Noisy neighbour complaints rose during lockdown in Shropshire

Hundreds of complaints were recorded across the county as noisy neighbours caused a headache during the first year of the coronavirus pandemic.

New figures reveal how the confinement to homes during lockdown brought householders into conflict.

Complaints registered in Shropshire were up by around a quarter on normal times.

Shropshire Council recorded 1,865 noise complaints linked to neighbours between April 2020 and March this year, while Telford & Wrekin council registered 726. In Powys there were 322.

For the county of Shropshire the number of complaints was up from the previous year's figure of 1,524 in the Shropshire Council area and from 592 in Telford & Wrekin.

It comes as lockdown left people across the area confined to their homes for sustained periods.

A Freedom of Information request submitted to hundreds of local authorities found there were more than 368,000 complaints about noisy neighbours lodged to 267 councils across the UK in 2020-21, a 28 per cent rise from the previous year.

Steven Williams, from Churchill Insurance, which gathered the figures, said: "The pandemic has seen us confined to our homes which means we’ve probably all become very aware of noises around us. As we go into more of a ‘new normal’, many of us will carry on working from home, at least part of the time, so noisy neighbours will continue to be really disruptive.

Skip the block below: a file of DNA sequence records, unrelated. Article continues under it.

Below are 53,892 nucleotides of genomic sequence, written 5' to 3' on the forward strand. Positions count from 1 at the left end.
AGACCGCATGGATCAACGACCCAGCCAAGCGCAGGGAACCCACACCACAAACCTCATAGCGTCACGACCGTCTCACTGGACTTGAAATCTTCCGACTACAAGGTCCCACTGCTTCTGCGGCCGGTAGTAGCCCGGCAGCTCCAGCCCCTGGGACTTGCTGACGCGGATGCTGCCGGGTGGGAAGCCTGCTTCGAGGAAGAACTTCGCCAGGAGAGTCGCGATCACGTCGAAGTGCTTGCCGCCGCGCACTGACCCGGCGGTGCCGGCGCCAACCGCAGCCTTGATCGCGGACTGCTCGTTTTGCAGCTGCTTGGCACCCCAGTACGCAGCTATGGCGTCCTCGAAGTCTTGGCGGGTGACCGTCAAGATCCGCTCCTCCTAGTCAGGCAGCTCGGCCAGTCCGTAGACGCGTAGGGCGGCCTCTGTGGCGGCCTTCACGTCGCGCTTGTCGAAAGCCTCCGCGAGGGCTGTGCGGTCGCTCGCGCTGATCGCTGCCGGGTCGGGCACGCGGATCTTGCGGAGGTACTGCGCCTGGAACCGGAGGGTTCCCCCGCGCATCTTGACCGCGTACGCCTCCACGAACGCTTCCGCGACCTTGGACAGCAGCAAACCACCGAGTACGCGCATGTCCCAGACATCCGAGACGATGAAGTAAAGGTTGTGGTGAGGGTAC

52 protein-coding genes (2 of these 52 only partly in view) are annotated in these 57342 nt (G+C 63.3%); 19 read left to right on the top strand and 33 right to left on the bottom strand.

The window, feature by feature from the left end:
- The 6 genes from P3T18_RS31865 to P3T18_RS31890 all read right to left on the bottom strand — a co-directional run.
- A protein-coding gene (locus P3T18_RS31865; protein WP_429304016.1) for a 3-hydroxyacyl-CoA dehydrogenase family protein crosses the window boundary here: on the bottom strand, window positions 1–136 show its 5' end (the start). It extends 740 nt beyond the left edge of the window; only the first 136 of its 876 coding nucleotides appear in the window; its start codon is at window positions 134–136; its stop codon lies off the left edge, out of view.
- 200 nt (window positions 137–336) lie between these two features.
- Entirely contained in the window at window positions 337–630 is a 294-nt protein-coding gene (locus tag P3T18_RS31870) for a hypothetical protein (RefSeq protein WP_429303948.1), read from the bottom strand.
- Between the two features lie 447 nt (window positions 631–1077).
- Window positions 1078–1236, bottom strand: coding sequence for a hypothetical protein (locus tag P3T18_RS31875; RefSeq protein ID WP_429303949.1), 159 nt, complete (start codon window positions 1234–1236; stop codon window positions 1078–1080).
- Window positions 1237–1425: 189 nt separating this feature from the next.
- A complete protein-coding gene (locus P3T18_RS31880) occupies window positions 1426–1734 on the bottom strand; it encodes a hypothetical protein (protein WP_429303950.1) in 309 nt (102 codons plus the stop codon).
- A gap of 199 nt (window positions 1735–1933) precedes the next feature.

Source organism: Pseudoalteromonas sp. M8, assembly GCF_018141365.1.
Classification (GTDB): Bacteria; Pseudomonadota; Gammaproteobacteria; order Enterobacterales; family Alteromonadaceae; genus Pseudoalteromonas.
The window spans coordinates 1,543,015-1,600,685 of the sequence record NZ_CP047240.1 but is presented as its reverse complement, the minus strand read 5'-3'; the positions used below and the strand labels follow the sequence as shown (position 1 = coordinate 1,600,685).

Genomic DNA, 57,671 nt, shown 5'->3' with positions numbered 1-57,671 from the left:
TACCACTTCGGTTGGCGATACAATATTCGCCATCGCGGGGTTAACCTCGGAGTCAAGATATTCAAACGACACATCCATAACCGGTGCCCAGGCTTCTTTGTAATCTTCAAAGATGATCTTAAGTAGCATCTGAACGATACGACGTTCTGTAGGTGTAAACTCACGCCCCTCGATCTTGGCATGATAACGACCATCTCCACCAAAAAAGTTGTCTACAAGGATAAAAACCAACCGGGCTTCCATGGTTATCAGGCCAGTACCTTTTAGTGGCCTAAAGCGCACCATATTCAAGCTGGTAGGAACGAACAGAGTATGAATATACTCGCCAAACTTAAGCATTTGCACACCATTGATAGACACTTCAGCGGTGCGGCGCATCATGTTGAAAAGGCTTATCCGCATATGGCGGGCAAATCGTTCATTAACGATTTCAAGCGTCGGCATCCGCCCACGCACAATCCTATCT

“It may be the case that neighbours don’t realise they are being noisy, so the first step should always be speaking to them and explaining the problem.

"If that doesn’t work and they carry on, then keep a record of the type of noise and time of day and speak to your local council about raising a potential noise complaint.”

The Local Government Association (LGA), which represents local authorities, said councils were working to tackle the problem.

Nesil Caliskan, from the LGA, said: "With many people living in high density areas, complaints about noise nuisance are common. And in rural areas like much of Shropshire, it doesn't take much for the peace to be disrupted.

"Councils are doing what they can to respond to noise complaints in communities, and to tackle persistent behaviour that makes peoples’ lives a misery."

The Government has assembled the Interdepartmental Panel on Costs and Benefits (Noise) to consider the implications of the latest evidence around noise and will use the findings to update Government guidance where necessary.

Local authorities are responsible for investigating complaints about issues that could be a statutory nuisance and have a duty to carry out inspections to detect and investigate nuisance complaints, including those concerning excessive noise.

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